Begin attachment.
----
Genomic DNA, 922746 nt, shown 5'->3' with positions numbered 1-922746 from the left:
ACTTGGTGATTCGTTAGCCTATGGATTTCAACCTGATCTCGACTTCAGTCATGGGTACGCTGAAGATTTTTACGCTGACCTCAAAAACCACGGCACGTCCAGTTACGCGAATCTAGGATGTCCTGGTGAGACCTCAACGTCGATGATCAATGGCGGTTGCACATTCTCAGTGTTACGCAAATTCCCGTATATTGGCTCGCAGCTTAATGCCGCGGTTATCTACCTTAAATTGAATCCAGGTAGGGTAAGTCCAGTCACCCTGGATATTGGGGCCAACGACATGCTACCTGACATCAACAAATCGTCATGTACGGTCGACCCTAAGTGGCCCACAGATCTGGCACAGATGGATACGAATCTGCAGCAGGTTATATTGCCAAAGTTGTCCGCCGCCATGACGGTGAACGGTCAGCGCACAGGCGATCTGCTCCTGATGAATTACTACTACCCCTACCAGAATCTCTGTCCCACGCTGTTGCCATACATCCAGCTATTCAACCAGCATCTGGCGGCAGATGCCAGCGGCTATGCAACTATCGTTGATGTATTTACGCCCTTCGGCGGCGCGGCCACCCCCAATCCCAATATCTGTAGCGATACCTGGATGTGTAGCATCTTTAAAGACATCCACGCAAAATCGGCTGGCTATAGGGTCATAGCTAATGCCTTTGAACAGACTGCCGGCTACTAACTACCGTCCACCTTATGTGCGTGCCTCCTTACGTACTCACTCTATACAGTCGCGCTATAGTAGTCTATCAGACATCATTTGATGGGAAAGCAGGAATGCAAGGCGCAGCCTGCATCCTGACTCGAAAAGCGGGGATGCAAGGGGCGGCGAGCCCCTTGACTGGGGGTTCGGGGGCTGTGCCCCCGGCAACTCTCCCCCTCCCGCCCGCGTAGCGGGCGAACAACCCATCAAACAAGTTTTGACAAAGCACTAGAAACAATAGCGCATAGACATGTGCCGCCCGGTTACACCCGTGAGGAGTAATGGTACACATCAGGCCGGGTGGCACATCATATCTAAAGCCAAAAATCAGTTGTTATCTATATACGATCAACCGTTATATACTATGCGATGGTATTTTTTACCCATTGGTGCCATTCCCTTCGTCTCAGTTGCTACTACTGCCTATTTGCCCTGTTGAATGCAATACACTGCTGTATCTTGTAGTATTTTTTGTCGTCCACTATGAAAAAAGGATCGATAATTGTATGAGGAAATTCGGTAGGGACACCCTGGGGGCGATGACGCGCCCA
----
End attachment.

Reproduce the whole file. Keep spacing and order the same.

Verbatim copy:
Genomic DNA, 922746 nt, shown 5'->3' with positions numbered 1-922746 from the left:
ACTTGGTGATTCGTTAGCCTATGGATTTCAACCTGATCTCGACTTCAGTCATGGGTACGCTGAAGATTTTTACGCTGACCTCAAAAACCACGGCACGTCCAGTTACGCGAATCTAGGATGTCCTGGTGAGACCTCAACGTCGATGATCAATGGCGGTTGCACATTCTCAGTGTTACGCAAATTCCCGTATATTGGCTCGCAGCTTAATGCCGCGGTTATCTACCTTAAATTGAATCCAGGTAGGGTAAGTCCAGTCACCCTGGATATTGGGGCCAACGACATGCTACCTGACATCAACAAATCGTCATGTACGGTCGACCCTAAGTGGCCCACAGATCTGGCACAGATGGATACGAATCTGCAGCAGGTTATATTGCCAAAGTTGTCCGCCGCCATGACGGTGAACGGTCAGCGCACAGGCGATCTGCTCCTGATGAATTACTACTACCCCTACCAGAATCTCTGTCCCACGCTGTTGCCATACATCCAGCTATTCAACCAGCATCTGGCGGCAGATGCCAGCGGCTATGCAACTATCGTTGATGTATTTACGCCCTTCGGCGGCGCGGCCACCCCCAATCCCAATATCTGTAGCGATACCTGGATGTGTAGCATCTTTAAAGACATCCACGCAAAATCGGCTGGCTATAGGGTCATAGCTAATGCCTTTGAACAGACTGCCGGCTACTAACTACCGTCCACCTTATGTGCGTGCCTCCTTACGTACTCACTCTATACAGTCGCGCTATAGTAGTCTATCAGACATCATTTGATGGGAAAGCAGGAATGCAAGGCGCAGCCTGCATCCTGACTCGAAAAGCGGGGATGCAAGGGGCGGCGAGCCCCTTGACTGGGGGTTCGGGGGCTGTGCCCCCGGCAACTCTCCCCCTCCCGCCCGCGTAGCGGGCGAACAACCCATCAAACAAGTTTTGACAAAGCACTAGAAACAATAGCGCATAGACATGTGCCGCCCGGTTACACCCGTGAGGAGTAATGGTACACATCAGGCCGGGTGGCACATCATATCTAAAGCCAAAAATCAGTTGTTATCTATATACGATCAACCGTTATATACTATGCGATGGTATTTTTTACCCATTGGTGCCATTCCCTTCGTCTCAGTTGCTACTACTGCCTATTTGCCCTGTTGAATGCAATACACTGCTGTATCTTGTAGTATTTTTTGTCGTCCACTATGAAAAAAGGATCGATAATTGTATGAGGAAATTCGGTAGGGACACCCTGGGGGCGATGACGCGCCCA